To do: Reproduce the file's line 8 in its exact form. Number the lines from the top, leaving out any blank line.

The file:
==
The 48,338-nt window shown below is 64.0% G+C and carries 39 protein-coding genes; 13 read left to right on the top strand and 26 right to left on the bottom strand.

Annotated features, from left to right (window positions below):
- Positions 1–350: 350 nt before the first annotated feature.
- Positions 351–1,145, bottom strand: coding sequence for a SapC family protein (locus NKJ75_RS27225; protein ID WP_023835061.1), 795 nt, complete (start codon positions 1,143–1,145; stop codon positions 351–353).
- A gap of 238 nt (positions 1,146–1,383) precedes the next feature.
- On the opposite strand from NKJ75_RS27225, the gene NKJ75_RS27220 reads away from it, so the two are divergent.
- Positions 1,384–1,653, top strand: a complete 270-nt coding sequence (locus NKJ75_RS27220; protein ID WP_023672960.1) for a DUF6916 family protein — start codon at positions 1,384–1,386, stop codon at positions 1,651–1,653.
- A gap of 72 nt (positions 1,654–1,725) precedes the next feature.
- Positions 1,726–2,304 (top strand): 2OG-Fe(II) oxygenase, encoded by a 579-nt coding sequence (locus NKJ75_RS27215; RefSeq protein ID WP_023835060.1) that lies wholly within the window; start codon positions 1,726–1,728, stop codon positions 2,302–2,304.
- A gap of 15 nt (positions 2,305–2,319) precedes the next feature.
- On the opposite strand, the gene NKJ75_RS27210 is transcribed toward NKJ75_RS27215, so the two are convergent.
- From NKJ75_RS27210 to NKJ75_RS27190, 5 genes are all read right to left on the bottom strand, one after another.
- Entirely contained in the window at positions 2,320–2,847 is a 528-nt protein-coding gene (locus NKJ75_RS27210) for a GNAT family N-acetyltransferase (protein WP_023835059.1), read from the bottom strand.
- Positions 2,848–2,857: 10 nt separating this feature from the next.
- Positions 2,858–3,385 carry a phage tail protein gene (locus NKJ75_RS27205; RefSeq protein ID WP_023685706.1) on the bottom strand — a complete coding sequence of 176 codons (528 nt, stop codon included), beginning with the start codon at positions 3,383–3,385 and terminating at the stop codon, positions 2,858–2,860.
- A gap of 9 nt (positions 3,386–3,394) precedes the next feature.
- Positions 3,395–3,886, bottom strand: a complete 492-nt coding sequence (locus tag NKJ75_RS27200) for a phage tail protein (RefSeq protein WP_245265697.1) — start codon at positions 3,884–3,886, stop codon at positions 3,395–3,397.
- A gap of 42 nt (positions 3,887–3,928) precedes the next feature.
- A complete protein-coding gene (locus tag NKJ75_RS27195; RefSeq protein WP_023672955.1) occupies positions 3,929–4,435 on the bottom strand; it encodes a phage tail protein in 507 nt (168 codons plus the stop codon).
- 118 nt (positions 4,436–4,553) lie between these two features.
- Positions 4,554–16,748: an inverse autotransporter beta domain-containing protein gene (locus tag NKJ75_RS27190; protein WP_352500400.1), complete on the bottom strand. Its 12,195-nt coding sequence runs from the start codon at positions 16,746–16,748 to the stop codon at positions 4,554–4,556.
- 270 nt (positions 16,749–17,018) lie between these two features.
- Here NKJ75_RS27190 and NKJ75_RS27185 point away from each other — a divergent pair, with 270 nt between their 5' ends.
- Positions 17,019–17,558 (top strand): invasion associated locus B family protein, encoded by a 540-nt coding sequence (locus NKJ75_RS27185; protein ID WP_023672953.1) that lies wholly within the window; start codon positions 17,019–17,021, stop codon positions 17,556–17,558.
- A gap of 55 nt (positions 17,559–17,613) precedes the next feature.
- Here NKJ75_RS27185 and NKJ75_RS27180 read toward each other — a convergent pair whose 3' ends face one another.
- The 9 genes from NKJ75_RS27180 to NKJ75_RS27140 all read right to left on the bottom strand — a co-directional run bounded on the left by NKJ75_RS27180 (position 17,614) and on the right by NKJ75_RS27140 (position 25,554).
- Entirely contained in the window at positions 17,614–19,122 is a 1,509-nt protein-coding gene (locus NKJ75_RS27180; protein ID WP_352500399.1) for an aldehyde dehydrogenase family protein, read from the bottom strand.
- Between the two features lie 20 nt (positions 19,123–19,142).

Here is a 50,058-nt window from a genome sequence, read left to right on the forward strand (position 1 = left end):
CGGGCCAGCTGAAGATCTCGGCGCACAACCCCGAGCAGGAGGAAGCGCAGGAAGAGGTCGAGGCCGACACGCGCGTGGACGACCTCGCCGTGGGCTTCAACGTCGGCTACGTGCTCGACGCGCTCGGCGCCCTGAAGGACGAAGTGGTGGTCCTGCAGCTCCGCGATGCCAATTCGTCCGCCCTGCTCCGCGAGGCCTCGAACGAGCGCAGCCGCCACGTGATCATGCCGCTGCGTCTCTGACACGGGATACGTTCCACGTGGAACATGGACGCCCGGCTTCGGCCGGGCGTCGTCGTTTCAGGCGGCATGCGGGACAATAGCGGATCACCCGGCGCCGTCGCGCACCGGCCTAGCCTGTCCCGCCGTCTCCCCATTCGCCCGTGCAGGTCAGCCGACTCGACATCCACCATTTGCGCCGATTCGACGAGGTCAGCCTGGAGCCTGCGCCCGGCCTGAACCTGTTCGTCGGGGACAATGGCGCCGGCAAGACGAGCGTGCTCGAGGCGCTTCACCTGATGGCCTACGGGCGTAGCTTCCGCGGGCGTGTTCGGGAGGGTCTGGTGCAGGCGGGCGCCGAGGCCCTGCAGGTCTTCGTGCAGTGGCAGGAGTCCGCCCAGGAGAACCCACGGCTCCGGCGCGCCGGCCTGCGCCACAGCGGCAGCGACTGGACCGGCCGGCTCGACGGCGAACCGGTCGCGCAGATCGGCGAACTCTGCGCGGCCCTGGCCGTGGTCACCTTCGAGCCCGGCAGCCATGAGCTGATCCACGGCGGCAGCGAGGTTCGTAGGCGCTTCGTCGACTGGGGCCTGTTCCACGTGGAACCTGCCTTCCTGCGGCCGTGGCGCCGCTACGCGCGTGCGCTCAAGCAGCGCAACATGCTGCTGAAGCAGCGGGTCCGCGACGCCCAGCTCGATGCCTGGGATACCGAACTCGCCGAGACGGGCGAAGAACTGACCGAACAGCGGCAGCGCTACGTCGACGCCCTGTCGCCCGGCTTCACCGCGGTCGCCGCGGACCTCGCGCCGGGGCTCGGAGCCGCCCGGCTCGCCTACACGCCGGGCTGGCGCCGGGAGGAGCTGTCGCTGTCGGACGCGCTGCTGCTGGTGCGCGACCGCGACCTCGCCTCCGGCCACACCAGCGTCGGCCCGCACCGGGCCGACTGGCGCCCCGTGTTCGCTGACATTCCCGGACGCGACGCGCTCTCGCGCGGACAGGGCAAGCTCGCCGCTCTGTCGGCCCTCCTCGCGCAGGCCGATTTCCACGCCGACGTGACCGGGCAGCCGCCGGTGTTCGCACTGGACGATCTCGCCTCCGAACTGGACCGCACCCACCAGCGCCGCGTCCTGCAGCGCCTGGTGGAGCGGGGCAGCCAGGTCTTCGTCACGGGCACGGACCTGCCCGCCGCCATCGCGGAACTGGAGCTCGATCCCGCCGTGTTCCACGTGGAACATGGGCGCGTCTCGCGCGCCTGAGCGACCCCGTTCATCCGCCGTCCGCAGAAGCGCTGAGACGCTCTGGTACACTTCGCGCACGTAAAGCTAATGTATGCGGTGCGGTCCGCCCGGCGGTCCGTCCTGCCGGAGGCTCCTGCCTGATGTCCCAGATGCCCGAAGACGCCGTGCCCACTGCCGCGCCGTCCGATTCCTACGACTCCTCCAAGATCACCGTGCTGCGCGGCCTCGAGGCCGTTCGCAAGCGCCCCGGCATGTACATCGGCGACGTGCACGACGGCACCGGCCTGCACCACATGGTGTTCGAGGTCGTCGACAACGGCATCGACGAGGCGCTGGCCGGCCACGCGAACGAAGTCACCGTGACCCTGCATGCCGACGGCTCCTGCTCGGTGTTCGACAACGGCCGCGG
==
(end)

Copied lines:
- A gap of 72 nt (positions 1,654–1,725) precedes the next feature.